This is a rush transcript from "The Journal Editorial Report," March 3, 2007.
PAUL GIGOT, HOST: This week on the "Journal Editorial Report," he's shaken up the Democratic field. And he's gaining on Hillary Clinton in the polls. From his days in the Illinois senate, to the rough and tumble of presidential politics, we'll take an up close look at candidate Barack Obama.
Plus, a guilty verdict in the Scooter Libby trial puts President Bush in the hot seat. Will he pardon the former vice presidential aide? And what are the political consequences it if he does?
Our panel weighs in after these headlines.
GIGOT: Welcome to the "Journal Editorial Report." I'm Paul Gigot.
A virtual unknown when he was elected to the United States Senate in 2004, Barack Obama has quickly cultivated a star following that has catapulted him to early and unexpected preeminence in a Democratic field filled with far more seasoned candidates.
Just who is this political newcomer? And what do his days in the Illinois State Senate tell us about the kind of president he would be?
Joining me now with some home town perspective is Chicago Tribune columnist John Kass.
John Kass, welcome to the program. Good to have you here.
JOHN KASS, COLUMNIST, CHICAGO TRIBUNE: Thanks for having me.
GIGOT: You followed Obama. He's had this extraordinary rise. What is the most important aspect of Obama's character or political philosophy you think Americans should know as a potential president?
KASS: He talks about changing the nature of our politics. He talks about ethics and how important that is. And at the same time, he is back here in Chicago by the political machine, the Daley machine, which has its own issues with federal grand injuries.
GIGOT: Well, what is...
KASS: So there is a disconnect between what America wants in a candidate. I think it is the whole Camelot thing that people want to revisit and seek in terms of Mr. Obama, and the nature of Chicago politics which is not Camelot by any stretch of the imagination.
GIGOT: Having lived in Chicago, I can agree with you on that. When you talk about the Daley machine and say that Obama comes out of that machine. What do you mean? And how does it work? Is it a patronage machine, a typical patronage machine? What does it mean he is a product of that politics?
KASS: He separates himself from it rhetorically, positioning himself as an independent Democrat.
But in Illinois, as you know from your time here, the state senate is basically run by people who tell the other senators what to do. And they generally fall into line.
He has done some things in terms of ethics that have separated him from the rest of the pack. He has talked about ethics. He has invoked reform in his speeches.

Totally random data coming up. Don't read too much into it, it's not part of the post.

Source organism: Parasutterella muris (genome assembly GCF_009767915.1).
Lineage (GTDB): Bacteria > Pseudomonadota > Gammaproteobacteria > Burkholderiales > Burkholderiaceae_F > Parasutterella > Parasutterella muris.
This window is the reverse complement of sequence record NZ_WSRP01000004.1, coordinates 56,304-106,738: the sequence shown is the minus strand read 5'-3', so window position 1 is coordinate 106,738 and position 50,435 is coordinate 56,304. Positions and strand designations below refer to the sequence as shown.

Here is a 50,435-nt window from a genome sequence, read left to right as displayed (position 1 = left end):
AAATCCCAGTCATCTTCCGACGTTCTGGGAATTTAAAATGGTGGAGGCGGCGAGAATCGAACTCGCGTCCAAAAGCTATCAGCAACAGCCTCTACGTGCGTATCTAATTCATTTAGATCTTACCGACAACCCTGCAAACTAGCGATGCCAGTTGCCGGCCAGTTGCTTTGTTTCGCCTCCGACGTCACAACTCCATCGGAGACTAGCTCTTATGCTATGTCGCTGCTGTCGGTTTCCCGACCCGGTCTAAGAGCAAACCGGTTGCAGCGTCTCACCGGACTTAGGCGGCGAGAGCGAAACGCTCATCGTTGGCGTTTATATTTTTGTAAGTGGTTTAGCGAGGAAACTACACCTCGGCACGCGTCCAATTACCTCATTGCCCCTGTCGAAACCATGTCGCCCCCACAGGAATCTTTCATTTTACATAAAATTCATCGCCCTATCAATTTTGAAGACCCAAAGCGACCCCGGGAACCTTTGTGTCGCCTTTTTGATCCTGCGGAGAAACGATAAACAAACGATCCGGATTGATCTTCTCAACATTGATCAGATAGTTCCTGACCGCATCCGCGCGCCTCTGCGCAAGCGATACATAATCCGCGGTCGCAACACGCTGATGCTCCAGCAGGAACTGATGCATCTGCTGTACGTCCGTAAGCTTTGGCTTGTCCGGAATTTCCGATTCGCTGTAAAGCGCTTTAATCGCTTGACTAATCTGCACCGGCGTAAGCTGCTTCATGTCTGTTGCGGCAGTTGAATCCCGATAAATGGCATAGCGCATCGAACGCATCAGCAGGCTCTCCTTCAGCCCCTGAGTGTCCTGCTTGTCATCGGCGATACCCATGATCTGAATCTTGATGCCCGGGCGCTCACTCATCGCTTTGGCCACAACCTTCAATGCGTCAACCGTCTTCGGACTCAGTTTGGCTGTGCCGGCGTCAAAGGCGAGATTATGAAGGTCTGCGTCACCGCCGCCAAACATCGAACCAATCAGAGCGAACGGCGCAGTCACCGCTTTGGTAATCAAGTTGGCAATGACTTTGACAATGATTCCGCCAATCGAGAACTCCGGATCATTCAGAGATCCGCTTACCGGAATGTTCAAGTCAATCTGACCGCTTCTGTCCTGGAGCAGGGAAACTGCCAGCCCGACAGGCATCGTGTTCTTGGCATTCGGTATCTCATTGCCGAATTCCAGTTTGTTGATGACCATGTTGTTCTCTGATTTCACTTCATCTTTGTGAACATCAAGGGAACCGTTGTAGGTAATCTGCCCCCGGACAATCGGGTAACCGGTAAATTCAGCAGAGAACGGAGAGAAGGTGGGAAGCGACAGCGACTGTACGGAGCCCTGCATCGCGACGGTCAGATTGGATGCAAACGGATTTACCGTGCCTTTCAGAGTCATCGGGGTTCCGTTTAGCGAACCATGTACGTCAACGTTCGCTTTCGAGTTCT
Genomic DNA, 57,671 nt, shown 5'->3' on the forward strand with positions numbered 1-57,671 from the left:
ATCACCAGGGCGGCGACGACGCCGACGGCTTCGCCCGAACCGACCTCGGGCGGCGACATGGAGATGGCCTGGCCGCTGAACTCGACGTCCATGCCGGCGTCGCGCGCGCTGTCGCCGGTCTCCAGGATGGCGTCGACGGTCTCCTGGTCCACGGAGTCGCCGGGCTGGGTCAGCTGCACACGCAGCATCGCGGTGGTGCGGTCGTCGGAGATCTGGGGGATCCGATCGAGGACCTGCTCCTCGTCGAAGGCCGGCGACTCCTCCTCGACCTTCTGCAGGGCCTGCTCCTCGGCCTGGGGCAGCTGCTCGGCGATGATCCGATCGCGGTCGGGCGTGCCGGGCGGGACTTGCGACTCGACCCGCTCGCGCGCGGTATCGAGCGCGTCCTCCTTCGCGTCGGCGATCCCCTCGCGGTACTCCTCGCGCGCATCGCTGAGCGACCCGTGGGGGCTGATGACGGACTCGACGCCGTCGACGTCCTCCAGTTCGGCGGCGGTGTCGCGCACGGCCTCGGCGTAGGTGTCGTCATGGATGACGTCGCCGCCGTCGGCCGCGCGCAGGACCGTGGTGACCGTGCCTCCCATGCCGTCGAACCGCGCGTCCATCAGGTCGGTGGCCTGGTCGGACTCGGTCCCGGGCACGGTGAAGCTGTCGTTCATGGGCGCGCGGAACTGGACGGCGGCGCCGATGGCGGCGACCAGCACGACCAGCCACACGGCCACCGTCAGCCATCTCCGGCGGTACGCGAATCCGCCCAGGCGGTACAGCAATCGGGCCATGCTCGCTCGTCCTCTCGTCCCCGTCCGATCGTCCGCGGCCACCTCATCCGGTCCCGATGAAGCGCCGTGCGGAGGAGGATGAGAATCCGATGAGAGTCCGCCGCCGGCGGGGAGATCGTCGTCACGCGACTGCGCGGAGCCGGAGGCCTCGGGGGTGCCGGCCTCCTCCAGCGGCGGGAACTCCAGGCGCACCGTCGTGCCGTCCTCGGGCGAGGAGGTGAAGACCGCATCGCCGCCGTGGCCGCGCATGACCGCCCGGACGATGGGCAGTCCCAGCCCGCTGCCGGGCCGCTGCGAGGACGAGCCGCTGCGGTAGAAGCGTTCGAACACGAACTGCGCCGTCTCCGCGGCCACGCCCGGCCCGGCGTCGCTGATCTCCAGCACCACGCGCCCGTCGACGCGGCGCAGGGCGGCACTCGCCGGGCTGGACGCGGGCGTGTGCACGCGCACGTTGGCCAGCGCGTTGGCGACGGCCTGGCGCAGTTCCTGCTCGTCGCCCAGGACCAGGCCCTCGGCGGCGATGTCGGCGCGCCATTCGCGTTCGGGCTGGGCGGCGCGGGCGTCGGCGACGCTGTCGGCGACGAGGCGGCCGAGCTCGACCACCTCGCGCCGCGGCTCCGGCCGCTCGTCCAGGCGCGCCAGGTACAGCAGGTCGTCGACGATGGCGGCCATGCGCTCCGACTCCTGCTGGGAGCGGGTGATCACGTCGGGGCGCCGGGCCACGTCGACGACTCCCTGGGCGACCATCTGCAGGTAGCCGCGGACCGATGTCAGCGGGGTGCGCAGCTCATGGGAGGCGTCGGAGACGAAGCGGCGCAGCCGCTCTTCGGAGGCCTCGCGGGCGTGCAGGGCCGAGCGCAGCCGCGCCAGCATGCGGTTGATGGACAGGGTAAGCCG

But at the same time, the machine in Chicago is about patronages, as we found out recently. Patrick Fitzgerald the special prosecutor in the Libby case successfully prosecuted top members of the Daley administration for building illegal patronage armies by the thousands.
So there is a difference between the Obama message publicly, nationally, and how politics works here. It is all basically very simple here. It is about interests.
And Mr. Obama got jammed up into an issue that I don't think has gotten a lot of national play. It is his relationship with an indicted influence peddler here named Tony Risco, and the land they purchased for Obama's home and that will probably trickle out as the days continue.
GIGTO: Those associations, you are arguing, will become a political vulnerability as the campaign moves on?
KASS: I don't know if they will get national traction, but I think what they suggest, best case scenario, Mr. Boom Obama is a nice man, charismatic, highly intelligent and a decent fellow. But it also suggests that perhaps he is naive. And the issue for the American people, I think, is when you put Obama next to Vladimir Putin in a room talking about whatever they will talk about if he is president, is he seasoned enough to deal with that kind of pressure.
GIGOT: What about Obama's political philosophy. Ronald Reagan was a self-identified proud conservative. Bill Clinton called himself a new Democrat Is there any philosophy would you ascribe to Obama's politics?
KASS: I would say that basically he is a left of center liberal, doctrinaire in the social positions. He has talked about ethics which I think is part of his campaign.
But really you don't he is not a maverick in the sense that the man who -- that his predecessor, Senator Peter Fitzgerald of Illinois, was a maverick, a Republican who defied his own party to bring Patrick Fitzgerald here, for example.